Eager reader of history, mystery, classics, biographies, steampunk, lit fic, science, scifi, and etc. My reviews are mostly positive--I rarely finish or write about books I don't enjoy. My TBR is too high for that.
Golden Age is the third and final book in Jane Smiley’s Last Hundred Years: A Family Saga trilogy, which began with Some Luck. The Langdon family has spread far and wide since the first chapter of Some Luck opened in 1920, but both books start in the same place--the farm fields of Iowa. The story has now reached 1987, but by the end of the book Golden Age transports readers into the future, through to 2019, to complete the 100 years promised in the series name.
Since family members are living all over the country, the narrative moves around, spending time in California, Chicago, New York, Washington DC, and of course Iowa. Langdon family occupations and obsessions now include politics, wall street wheeling and dealing, linguistics, literature, horses, rodeo, climate change, and (of course, again) farming, so the story delves into all those areas. Among the characters are a former cult member, a college professor, an artist, a congressman, and the current crop of farmers. It makes for a fascinating mix of perspectives.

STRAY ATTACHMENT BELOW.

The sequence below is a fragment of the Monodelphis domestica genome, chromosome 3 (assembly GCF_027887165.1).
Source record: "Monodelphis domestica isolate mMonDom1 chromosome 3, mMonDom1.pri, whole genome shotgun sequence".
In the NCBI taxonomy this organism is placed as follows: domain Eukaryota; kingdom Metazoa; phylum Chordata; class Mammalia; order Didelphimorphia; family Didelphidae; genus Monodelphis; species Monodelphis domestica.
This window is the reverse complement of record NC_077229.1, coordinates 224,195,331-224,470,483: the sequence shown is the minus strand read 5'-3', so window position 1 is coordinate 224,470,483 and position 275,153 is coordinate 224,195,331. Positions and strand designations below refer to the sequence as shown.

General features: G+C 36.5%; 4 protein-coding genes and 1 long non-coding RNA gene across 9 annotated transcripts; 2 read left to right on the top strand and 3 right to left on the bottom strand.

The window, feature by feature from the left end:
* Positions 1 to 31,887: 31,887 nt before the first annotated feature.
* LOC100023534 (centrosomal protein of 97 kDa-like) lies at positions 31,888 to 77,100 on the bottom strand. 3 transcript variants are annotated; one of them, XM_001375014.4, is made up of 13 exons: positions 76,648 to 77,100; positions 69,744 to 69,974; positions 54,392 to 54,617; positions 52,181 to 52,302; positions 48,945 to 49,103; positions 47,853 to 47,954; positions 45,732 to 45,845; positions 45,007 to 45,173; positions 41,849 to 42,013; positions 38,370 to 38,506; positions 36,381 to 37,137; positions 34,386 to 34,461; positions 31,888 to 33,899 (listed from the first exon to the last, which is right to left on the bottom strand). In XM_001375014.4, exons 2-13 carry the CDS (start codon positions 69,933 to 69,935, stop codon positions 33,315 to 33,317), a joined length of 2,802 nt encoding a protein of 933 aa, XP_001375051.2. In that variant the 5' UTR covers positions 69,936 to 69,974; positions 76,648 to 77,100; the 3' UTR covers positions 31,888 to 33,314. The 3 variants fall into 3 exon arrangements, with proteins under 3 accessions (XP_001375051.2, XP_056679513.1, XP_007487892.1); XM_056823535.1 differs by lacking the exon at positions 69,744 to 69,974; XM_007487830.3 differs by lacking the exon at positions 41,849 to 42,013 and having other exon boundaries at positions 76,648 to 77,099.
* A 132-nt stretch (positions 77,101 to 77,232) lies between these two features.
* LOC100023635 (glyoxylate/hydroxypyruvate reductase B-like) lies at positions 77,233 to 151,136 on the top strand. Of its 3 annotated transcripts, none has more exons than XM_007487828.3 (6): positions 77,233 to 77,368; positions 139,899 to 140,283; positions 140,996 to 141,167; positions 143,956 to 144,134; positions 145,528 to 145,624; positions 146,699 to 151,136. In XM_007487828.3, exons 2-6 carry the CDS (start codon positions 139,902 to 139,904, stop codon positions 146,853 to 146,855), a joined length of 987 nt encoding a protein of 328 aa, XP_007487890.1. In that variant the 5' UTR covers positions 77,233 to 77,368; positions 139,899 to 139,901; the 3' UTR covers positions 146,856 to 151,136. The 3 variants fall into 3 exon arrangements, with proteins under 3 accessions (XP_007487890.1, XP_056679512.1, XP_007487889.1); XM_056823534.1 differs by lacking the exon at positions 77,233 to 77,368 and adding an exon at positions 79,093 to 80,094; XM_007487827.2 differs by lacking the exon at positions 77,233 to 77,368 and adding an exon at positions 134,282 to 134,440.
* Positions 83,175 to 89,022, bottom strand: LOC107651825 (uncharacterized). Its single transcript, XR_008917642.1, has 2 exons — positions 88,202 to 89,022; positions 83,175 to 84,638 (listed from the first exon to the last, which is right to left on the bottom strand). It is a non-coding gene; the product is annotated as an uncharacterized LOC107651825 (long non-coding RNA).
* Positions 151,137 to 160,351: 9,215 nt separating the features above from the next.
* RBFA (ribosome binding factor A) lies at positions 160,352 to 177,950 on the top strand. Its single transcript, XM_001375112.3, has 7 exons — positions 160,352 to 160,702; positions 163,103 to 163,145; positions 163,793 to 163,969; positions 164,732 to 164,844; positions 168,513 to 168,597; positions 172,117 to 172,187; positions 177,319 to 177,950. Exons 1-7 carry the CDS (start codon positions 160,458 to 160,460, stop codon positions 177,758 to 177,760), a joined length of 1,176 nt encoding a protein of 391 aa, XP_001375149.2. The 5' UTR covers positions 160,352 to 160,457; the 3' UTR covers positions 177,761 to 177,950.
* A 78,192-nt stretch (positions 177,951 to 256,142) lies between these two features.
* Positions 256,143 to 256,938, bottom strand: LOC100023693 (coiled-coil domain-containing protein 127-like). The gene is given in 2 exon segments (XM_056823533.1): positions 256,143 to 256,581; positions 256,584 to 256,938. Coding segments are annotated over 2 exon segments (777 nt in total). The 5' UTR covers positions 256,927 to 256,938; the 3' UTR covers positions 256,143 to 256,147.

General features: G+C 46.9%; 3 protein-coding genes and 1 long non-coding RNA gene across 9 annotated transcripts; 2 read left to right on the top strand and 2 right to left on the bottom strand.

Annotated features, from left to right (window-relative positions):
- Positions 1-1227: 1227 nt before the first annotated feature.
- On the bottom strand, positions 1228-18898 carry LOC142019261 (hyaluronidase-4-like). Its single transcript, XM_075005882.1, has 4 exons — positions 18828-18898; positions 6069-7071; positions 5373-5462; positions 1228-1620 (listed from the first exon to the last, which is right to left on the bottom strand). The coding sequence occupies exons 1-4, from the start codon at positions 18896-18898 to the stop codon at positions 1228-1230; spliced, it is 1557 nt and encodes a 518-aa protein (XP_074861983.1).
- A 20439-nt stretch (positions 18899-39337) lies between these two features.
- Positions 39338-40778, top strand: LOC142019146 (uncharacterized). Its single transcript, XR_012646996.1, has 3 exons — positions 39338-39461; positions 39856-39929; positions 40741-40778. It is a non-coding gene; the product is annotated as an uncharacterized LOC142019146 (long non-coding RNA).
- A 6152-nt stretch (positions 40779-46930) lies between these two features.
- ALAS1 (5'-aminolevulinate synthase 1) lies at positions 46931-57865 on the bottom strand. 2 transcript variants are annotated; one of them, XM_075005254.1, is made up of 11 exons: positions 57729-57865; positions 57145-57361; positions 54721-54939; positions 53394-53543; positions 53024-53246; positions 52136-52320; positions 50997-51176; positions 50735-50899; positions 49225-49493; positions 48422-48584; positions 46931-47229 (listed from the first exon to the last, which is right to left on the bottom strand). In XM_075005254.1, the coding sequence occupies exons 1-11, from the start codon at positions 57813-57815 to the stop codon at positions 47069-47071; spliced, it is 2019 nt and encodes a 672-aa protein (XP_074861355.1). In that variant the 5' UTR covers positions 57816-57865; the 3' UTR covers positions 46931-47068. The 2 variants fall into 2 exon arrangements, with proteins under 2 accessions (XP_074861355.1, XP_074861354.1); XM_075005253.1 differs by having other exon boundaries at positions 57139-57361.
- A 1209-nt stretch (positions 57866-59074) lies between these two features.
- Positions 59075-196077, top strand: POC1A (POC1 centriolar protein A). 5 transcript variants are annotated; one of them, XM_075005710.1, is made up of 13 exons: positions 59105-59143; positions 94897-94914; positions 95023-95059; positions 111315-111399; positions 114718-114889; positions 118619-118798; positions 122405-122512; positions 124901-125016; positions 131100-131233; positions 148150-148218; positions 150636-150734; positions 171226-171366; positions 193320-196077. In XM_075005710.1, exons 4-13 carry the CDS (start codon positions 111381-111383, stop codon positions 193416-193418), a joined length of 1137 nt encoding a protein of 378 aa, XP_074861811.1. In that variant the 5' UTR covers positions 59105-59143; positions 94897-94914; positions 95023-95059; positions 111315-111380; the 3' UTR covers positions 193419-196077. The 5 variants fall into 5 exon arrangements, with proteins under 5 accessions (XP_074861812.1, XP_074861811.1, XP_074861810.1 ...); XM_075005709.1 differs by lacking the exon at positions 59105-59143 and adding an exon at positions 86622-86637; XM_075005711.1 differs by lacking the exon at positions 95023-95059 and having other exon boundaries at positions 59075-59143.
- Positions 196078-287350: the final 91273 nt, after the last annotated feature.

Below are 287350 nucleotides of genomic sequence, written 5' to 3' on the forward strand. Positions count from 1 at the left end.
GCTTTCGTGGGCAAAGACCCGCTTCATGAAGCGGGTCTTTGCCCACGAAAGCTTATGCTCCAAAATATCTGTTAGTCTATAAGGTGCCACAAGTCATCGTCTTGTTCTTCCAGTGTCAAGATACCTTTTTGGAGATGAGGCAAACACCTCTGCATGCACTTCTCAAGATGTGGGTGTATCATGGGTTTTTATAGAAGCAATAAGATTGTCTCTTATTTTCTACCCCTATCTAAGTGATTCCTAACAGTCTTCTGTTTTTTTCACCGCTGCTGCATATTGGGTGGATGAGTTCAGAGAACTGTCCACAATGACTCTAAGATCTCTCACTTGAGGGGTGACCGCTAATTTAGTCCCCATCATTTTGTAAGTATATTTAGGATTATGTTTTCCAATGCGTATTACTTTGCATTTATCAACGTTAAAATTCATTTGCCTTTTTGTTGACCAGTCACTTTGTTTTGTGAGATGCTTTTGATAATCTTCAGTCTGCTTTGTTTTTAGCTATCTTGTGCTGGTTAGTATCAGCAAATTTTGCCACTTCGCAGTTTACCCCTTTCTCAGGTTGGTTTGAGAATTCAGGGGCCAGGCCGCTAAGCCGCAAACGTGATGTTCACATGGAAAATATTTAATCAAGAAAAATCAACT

Like its two predecessors, Golden Age has a chapter for each of the years that it covers. The family tree at the front of the book has gotten a lot fuller, and I had to refer to it frequently in earlier chapters, but that became less necessary as the book went on, both because Smiley doesn’t focus on every Langdon descendant, and because she has a way of depicting her characters so they make an impression that sticks.
In this book I really enjoyed re-living history I can remember (and some I had forgotten) through the lives of several generations of Langdons--Smiley does a good job capturing the mood of the times she writes about. Taking the series as a whole, it was very interesting to see the wider views that a one hundred year story allows for, including all the changes farming has gone through since the 1920’s. Though these books don’t have traditional plot arcs there’s still a lot going on, and even when Smiley is just relating quotidian events in the characters lives, or their musings about the world around them, the story is somehow completely compelling.